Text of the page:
Get to know the Miniature Schnauzer
All you need to know about the breed
Quizzical eyebrows and a bushy beard give the Miniature Schnauzer the look of a distinguished old gentleman even when young – they’re just missing the silk waistcoat and the pocketwatch. The smallest member of the Schnauzer family shares his distinctive features and thick wiry coat with Standard and Giant Schnauzer varieties. But Miniature Schnauzers’ manageable size and alert nature, adaptability and ability to get on with other animals and children, once trained of course, have made them an even more popular choice – and a family favourite.
This stocky little dog originated in Germany in the late 19th century, when Standard Schnauzers were crossed with other, smaller breeds. Miniature Schnauzers are intelligent, lively and sociable – and they make excellent guard dogs. Yes, you read that correctly. Their tendency to bark, which can be corrected with early training, can have its advantages.
Miniature Schnauzers need to be taken out for regular exercise. Playful and tenacious by nature, in a good way, they enjoy playing games and learning tricks.
The dogs’ abundant coats can be black, white, black and silver or salt and pepper. To keep them in good condition, Miniature Schnauzers need regular trips to a professional groomer as well as basic brushing at home – AKA the perfect excuse for cuddles.
2 facts about Miniature Schnauzers
Things to look out for
From specific breed traits to a general health overview, here are some interesting facts about your Miniature Schnauzer
Staying Fit As A Fiddle
Even if they are known to be generally robust dogs, there are a few health issues Miniature Schnauzers can be prone to, such as certain eye diseases, including – extremely rarely – congenital cataracts, which can develop later in life. Regular check-ups with the vet will ensure that your Miniature Schnauzer stays on top form and any health concerns are spotted and can be treated quickly.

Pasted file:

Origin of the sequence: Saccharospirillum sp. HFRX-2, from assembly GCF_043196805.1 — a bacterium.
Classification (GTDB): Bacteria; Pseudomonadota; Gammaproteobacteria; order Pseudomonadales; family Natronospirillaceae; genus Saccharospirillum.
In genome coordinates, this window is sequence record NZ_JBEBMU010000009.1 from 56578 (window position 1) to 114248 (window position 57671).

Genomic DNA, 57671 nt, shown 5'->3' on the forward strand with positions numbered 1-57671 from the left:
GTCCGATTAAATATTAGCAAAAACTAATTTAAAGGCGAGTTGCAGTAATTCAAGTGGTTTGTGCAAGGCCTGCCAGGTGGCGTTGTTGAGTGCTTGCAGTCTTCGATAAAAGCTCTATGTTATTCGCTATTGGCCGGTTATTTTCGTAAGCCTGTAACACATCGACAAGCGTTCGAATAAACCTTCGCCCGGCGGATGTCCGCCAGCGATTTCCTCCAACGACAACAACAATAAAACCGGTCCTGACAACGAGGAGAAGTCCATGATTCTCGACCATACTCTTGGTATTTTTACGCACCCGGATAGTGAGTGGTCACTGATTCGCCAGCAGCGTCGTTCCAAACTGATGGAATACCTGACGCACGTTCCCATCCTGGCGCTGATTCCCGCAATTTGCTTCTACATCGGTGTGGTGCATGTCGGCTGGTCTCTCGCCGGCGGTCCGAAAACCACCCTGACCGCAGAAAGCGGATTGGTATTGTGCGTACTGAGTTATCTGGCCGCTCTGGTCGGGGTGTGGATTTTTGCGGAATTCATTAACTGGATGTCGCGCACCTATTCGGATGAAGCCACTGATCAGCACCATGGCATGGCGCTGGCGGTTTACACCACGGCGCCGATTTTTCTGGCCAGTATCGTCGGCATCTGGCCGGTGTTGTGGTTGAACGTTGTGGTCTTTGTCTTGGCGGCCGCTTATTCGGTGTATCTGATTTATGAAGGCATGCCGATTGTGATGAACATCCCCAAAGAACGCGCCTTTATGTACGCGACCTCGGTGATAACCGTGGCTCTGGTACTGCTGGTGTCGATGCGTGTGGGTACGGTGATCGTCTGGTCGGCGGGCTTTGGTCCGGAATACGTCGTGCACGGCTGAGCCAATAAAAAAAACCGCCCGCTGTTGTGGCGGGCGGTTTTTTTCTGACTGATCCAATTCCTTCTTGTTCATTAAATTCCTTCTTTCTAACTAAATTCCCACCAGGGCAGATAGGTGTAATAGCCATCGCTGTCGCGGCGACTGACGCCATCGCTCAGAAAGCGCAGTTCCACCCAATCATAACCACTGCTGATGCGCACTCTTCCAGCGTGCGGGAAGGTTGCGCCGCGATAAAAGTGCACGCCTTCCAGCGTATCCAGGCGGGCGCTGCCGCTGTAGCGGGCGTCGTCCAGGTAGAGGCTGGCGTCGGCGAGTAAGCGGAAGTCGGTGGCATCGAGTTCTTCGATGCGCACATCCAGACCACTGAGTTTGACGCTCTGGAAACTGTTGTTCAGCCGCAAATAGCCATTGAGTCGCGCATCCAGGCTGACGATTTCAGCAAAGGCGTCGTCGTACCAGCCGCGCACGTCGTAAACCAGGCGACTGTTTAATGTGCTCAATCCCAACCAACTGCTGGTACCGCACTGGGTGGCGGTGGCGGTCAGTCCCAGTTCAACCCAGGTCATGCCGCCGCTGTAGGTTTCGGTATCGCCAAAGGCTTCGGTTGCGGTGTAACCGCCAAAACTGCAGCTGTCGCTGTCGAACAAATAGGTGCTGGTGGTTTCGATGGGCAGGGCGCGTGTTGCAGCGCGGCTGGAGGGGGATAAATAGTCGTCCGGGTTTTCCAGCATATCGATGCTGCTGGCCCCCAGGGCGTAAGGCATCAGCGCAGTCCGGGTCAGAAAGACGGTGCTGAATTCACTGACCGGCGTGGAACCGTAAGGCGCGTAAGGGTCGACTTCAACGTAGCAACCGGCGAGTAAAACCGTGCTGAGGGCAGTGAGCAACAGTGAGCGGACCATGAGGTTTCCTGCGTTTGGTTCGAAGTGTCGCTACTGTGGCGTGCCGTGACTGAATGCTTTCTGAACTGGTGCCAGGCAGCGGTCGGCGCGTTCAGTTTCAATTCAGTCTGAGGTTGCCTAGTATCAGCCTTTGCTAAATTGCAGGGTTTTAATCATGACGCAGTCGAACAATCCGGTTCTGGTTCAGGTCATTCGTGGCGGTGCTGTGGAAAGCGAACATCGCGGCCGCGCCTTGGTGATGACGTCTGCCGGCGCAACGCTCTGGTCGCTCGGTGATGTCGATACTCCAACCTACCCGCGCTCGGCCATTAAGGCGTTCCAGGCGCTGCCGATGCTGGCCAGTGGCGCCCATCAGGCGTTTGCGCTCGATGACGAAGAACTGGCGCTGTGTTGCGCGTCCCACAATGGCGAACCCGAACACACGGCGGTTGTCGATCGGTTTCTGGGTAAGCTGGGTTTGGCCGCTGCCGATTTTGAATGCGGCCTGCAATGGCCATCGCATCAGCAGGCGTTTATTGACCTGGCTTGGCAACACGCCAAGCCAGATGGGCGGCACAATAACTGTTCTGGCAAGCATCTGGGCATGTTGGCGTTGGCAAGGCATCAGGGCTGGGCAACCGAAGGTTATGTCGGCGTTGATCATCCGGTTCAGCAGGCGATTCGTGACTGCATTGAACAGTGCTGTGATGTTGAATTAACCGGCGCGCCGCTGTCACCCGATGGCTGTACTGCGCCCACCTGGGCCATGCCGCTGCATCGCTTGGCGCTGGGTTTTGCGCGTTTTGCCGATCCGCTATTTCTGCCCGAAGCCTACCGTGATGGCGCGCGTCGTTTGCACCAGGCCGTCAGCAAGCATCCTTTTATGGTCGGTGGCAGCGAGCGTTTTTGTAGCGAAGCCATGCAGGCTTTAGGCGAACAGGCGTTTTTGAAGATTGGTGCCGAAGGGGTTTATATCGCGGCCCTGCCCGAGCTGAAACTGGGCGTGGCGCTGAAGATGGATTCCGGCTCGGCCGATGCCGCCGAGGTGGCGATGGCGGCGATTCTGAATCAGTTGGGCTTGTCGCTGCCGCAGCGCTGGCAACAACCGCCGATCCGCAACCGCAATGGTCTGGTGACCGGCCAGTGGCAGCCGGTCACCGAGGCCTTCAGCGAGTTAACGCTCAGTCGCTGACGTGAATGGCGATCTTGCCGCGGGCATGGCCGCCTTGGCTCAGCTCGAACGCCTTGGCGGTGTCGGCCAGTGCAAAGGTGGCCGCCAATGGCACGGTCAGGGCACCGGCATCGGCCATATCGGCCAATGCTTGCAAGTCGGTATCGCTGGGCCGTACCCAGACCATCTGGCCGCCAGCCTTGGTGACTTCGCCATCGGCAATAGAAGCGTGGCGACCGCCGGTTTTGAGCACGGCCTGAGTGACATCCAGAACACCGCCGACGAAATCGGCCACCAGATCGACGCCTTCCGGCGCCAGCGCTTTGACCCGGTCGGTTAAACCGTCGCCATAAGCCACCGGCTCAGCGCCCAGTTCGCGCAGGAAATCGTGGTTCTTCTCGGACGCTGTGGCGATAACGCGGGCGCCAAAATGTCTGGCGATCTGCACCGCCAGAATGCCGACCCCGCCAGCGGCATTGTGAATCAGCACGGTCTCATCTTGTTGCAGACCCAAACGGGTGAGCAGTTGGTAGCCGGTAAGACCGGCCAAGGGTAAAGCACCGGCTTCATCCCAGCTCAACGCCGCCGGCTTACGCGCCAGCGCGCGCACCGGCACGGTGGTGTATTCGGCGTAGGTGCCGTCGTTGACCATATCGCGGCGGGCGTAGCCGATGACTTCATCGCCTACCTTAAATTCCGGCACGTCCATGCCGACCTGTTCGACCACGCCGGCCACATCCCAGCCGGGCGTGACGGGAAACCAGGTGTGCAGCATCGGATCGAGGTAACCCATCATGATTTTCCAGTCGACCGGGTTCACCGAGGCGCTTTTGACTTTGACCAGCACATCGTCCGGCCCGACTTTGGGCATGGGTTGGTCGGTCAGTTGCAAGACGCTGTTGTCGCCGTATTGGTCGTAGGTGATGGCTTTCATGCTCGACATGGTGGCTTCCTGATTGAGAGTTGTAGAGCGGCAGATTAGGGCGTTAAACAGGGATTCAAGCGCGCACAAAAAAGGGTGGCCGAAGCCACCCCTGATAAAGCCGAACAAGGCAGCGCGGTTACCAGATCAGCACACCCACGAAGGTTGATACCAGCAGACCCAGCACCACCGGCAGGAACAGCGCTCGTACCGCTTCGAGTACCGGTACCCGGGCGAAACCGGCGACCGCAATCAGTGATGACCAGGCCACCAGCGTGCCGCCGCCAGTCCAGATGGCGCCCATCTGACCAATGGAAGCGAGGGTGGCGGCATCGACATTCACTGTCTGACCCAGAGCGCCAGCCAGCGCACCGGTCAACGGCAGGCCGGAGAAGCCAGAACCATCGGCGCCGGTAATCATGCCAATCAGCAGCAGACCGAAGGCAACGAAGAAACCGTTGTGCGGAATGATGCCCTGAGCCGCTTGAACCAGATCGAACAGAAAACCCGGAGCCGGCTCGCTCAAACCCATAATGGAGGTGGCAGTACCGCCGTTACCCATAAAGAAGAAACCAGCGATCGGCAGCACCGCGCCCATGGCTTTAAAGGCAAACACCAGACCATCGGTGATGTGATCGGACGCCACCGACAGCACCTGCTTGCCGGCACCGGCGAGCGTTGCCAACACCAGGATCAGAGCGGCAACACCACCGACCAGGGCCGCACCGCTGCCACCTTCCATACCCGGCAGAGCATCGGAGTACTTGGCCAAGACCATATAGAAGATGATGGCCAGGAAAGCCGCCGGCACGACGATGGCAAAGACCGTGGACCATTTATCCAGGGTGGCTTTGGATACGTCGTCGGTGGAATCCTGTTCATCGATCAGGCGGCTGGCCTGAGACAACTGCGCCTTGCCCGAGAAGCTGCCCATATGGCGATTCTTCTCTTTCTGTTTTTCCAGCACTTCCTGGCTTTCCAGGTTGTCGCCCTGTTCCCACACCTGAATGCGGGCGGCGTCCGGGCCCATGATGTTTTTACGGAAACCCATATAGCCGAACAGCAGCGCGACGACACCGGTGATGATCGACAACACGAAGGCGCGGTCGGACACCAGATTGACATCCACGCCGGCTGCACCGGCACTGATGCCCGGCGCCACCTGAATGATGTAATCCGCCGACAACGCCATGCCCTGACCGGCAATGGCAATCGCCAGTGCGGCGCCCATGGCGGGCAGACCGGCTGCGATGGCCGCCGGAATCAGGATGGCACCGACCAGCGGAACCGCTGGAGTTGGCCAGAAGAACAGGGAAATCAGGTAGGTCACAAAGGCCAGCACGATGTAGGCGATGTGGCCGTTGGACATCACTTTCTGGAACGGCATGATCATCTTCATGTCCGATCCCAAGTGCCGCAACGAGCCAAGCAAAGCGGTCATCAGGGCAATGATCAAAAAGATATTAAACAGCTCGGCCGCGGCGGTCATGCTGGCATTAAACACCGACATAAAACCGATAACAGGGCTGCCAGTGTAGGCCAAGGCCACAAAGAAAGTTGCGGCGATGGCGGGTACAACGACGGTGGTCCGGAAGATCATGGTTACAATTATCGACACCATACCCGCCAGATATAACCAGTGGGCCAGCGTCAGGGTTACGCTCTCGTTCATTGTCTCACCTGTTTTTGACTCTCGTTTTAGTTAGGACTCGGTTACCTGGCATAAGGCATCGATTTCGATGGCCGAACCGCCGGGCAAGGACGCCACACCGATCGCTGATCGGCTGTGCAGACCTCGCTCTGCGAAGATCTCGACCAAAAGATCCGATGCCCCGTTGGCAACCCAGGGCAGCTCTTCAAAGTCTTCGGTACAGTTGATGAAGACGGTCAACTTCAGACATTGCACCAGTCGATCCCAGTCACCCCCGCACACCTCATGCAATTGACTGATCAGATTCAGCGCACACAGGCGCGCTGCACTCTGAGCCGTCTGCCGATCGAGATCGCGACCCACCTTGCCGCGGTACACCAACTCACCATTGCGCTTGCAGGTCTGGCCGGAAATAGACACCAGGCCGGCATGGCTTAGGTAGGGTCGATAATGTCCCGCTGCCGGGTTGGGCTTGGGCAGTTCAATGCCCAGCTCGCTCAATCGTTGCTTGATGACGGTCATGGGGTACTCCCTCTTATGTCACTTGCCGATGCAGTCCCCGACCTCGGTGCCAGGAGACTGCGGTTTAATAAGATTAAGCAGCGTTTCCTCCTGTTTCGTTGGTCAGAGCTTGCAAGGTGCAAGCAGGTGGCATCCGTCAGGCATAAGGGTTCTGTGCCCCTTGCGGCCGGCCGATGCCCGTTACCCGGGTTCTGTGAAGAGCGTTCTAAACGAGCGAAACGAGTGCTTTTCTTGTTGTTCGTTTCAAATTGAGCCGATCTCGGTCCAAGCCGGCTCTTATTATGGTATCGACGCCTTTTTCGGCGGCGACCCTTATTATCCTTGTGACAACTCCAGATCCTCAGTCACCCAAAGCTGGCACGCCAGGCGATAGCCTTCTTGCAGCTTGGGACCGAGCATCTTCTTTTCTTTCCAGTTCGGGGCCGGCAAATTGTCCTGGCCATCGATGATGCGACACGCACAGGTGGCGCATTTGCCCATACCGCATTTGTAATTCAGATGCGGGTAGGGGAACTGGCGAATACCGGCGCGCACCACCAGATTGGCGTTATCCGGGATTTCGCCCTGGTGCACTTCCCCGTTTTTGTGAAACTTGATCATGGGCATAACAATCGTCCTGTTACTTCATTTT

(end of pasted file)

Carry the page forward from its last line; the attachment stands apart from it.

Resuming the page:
On The Scales
Miniature Schnauzers can have a tendency towards being overweight, particularly if they are neutered. Their weight needs to be monitored regularly, as with any small dog. Following the recommended daily kibble amounts for the breed will help ensure that they maintain that lively and energetic temperament. While they can live contentedly in an apartment, Miniature Schnauzers do need plenty of exercise, and a good mix of walking, running and playing – for mental stimulation as well as burning off physical energy.
Caring for your Miniature Schnauzer
Grooming, training and exercise tips
Brushing every few days, and a trip to a professional groomer every 5-8 weeks for a trim will keep Miniature Schnauzers’ thick double coats – a wiry topcoat and a soft undercoat – looking their best. While the dogs themselves may not agree, a monthly bath is a good idea, as is regular nail trimming. Miniature Schnauzers need a fair amount of exercise and enjoy variety: regular lead walks, runs in an enclosed space or lively games for mental stimulation. Miniature Schnauzers are easy to train. It just needs to be fun and interesting to stop them getting bored. Puppy training classes are also great for socialisation.